We’re already testing wearable technology with the aim of assessing 12 key biometrics for physical and emotional wellbeing in a single device – most devices currently available measure a few aspects at best. We’re also looking at voice activation, which could benefit less able residents and help minimise virus transmission by reducing contact with surfaces.

Whenever there is an event like this it affects the way you’re living. Older people will want more choice in how and where they live in the future. Moving into a retirement community is a big step for people and our online focus groups are showing us that people’s key concern now is to find a place to live where they or their loved one can be safe. We have a lot of work to do to help the market understand the priority being given to safety. We know we have got to convince people that we have addressed the issues.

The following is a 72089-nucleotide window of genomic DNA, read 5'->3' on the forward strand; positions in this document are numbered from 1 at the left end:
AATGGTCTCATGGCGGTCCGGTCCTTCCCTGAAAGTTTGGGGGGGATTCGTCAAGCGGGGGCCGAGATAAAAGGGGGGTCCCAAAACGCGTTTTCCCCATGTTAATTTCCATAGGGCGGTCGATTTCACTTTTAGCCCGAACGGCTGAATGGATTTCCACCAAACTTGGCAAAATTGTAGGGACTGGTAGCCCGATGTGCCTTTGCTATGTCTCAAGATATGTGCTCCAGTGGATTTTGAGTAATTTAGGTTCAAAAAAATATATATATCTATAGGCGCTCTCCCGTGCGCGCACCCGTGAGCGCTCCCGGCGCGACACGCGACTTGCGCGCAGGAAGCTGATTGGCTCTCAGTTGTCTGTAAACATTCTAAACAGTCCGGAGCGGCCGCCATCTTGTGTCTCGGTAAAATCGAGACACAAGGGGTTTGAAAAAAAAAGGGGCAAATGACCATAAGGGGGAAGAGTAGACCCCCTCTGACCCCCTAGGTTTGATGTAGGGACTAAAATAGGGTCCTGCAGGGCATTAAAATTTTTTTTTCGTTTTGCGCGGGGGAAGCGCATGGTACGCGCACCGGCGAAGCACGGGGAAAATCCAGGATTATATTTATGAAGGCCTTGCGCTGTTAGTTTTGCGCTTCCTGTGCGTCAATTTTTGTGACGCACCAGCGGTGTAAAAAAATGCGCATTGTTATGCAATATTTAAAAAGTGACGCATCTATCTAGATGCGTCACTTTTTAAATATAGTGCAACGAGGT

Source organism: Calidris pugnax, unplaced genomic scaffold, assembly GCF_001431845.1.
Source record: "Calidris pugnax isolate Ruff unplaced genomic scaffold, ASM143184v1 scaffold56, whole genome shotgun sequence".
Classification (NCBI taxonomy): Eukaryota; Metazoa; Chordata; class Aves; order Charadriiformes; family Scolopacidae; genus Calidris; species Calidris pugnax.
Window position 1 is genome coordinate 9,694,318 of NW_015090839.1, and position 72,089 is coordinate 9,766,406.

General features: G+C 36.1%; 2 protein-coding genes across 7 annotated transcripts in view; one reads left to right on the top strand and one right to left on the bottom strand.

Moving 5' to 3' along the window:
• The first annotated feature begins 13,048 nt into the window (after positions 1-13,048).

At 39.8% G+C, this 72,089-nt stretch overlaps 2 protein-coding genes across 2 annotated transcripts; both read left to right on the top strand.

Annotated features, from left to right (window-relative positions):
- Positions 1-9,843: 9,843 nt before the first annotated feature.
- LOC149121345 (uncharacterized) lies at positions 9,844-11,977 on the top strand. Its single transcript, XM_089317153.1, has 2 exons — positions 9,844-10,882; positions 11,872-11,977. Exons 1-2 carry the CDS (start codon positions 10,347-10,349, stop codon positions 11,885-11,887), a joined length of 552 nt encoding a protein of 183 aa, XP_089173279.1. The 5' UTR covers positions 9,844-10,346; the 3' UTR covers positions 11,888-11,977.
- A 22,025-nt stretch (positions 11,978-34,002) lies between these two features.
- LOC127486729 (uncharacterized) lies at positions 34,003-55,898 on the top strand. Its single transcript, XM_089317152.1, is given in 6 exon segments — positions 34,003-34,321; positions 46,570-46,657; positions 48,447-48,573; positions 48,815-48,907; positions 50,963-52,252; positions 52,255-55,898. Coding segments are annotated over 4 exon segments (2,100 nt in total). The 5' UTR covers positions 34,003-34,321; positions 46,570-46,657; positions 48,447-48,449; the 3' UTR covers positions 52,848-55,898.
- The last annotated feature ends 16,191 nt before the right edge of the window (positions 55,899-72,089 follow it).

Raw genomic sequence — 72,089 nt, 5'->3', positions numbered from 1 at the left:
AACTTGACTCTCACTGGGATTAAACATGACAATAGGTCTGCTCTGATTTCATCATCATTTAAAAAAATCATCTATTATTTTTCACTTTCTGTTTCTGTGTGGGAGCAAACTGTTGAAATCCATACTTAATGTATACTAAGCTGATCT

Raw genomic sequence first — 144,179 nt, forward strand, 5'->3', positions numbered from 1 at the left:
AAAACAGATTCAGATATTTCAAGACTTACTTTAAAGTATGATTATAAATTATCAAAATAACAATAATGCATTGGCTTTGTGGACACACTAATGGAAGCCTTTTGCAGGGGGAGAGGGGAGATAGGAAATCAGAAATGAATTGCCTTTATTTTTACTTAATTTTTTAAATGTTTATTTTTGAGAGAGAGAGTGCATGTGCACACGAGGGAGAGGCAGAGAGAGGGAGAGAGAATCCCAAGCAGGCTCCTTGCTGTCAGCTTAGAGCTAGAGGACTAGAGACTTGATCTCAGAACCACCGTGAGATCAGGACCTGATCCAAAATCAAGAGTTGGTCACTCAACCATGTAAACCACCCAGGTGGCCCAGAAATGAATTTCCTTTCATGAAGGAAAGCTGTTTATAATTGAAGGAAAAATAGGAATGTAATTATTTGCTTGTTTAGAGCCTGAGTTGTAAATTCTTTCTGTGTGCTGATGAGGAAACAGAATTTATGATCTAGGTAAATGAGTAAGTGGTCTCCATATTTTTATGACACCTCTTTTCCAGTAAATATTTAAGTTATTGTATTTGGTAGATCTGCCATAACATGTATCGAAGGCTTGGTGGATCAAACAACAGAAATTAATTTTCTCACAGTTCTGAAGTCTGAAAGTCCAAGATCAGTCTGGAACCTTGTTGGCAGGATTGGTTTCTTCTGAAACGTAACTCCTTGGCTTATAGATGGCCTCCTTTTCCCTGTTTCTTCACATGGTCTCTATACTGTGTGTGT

Manisha Patel
Senior partner, PRP Architects

A lot of housebuilders that have been active in the cities have slowed the pace of development, so we’re seeing a shift to activity outside town centres. The pandemic has got a lot of people thinking about quality of life, physical and mental wellbeing and access to both private and communal space. Open space is as important to the home as internal space now.

For schemes that are on the drawing board we are introducing wider corridors for flats and reviewing private amenity space. We are incorporating workspace into layouts, but not within the bedroom because the research we’ve done has indicated that can be negative for mental wellbeing. Instead we’re looking at how areas like hallways can be utilised or spaces temporarily closed off. There is the potential for product designers now to come up with screens or folding walls to close off space for working.

Lockdown has given us the opportunity to think about how society will change and that needs to be reflected in housing. Previously, the market wanted grand bedrooms, but now the bedroom has a secondary function, while day-time living spaces – which are often open plan and don’t easily allow for separation – matter far more. So will there be demand for smaller bedrooms with workspace elsewhere in the home? These issues need to be debated by industry and policymakers, as there should be an impact on space standards.